Skip to: Content
Skip to: Site Navigation
Skip to: Search


In Gear

Is CO2 a latent gaseous gold?

It's widely considered an unwanted emission, but the carbon dioxide that spews from smoke stacks and cars may be worth something someday, Ingram writes. 

By Antony IngramGuest blogger / September 20, 2012

A smoke stack is seen next to apartment blocks in Beijing in this December 2007 file photo. Increasing dependence on carbon dioxide for resource extraction could bring about a new market for CO2, Ingram writes.

David Gray/Reuters/File

Enlarge

Whether or not you subscribe to the theory that carbon dioxide released by human activity is to blame for global warming, theres no doubt that we do release a lot of CO2 into the atmosphere.

Skip to next paragraph

The website focuses on the auto industry’s future, the evolution of cars beyond fossil fuels, and the green movement's relevance to car shoppers today. For more stories on green cars, click here.

Recent posts

Many countries have now introduced measures to curb those emissions, something that goes hand-in-hand with reducing reliance on fossil fuels.

Ironically, it seems that the gas we're all so keen to cut down on could be the next hot commodity in industry, as an increasing number of industrial processes make use of carbon dioxide.

According to Pike Research, an increasing push towards energy independence is putting more nations under pressure to make use of their own resources.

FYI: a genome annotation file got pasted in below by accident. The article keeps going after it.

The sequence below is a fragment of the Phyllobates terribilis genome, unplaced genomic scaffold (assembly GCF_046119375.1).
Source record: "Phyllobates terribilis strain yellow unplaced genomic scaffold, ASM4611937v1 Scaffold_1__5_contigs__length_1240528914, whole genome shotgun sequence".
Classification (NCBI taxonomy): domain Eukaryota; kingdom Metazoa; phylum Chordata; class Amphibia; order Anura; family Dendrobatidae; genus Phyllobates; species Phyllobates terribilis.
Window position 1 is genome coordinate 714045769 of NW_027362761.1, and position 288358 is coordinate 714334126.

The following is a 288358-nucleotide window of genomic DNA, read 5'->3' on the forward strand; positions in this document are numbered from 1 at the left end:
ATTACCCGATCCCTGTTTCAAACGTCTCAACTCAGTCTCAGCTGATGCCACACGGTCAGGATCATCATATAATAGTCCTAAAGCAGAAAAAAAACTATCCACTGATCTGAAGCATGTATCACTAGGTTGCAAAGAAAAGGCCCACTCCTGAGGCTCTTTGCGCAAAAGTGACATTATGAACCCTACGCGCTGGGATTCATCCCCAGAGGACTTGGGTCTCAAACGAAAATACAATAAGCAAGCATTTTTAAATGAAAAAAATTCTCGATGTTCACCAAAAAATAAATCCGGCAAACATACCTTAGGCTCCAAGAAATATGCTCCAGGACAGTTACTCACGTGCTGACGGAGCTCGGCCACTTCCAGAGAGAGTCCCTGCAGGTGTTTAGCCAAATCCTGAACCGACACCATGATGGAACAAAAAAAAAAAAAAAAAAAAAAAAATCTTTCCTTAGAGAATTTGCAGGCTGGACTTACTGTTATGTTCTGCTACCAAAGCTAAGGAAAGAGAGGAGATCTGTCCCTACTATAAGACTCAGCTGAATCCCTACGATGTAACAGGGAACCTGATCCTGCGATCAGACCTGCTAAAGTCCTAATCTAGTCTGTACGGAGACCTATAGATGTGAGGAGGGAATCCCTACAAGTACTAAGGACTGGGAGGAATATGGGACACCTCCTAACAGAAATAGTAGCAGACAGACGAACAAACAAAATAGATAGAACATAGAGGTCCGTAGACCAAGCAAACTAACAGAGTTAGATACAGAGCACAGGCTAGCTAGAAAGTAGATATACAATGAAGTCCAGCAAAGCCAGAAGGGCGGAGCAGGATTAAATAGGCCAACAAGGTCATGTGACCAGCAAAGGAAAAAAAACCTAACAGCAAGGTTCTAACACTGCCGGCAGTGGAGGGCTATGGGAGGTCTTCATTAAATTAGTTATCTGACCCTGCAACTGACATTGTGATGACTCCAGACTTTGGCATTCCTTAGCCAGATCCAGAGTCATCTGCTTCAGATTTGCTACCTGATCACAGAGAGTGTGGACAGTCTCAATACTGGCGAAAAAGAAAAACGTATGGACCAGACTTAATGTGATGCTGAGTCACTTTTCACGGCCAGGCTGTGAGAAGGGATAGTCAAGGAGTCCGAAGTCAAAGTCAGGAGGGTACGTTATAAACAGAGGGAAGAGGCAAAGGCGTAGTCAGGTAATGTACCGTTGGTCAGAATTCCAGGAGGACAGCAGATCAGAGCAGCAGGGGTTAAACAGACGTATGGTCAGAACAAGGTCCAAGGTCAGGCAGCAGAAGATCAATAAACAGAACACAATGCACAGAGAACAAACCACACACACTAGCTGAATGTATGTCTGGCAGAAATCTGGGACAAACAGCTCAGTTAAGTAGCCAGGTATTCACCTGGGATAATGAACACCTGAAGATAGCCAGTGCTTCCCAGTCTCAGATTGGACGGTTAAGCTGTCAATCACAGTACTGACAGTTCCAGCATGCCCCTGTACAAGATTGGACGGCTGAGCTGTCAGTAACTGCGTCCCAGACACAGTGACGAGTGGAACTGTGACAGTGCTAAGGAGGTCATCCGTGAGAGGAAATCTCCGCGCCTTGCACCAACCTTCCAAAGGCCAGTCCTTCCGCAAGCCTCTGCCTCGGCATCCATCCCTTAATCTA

Many of these resources--oil in particular, but also coal bed methane--are difficult to extract, and using compressed CO2 is an effective method of facilitating the extraction.

It's a process which has already been going on for many years. Figures from the U.S. National Energy Technologies Laboratory show that in 2008, 90 million barrels of oil were extracted using Enhanced Oil Recovery (EOR), an extraction technique using compressed CO2.

The country has also spent $1 billion on 2,200 miles of CO2 transmission and distribution pipeline infrastructure.

Increasing dependence on CO2 for such processes could bring about a new market--CO2 capture for the specific purpose of selling it to EOR companies.

It's more likely that CO2 will end up being captured from factories or other sources than purged from the back of your car, but it's peculiar to think that every journey you make doesn't just emit greenhouse gases, but may soon be expelling a valuable commodity, too...

The Christian Science Monitor has assembled a diverse group of the best auto bloggers out there. Our guest bloggers are not employed or directed by the Monitor and the views expressed are the bloggers' own, as is responsibility for the content of their blogs. To contact us about a blogger, click here. To add or view a comment on a guest blog, please go to the blogger's own site by clicking on the link in the blog description box above.

  • Weekly review of global news and ideas
  • Balanced, insightful and trustworthy
  • Subscribe in print or digital

Special Offer

 

Doing Good

 

What happens when ordinary people decide to pay it forward? Extraordinary change...

Danny Bent poses at the starting line of the Boston Marathon in Hopkinton, Mass.

After the Boston Marathon bombings, Danny Bent took on a cross-country challenge

The athlete-adventurer co-founded a relay run called One Run for Boston that started in Los Angeles and ended at the marathon finish line to raise funds for victims.

 
 
Become a fan! Follow us! Google+ YouTube See our feeds!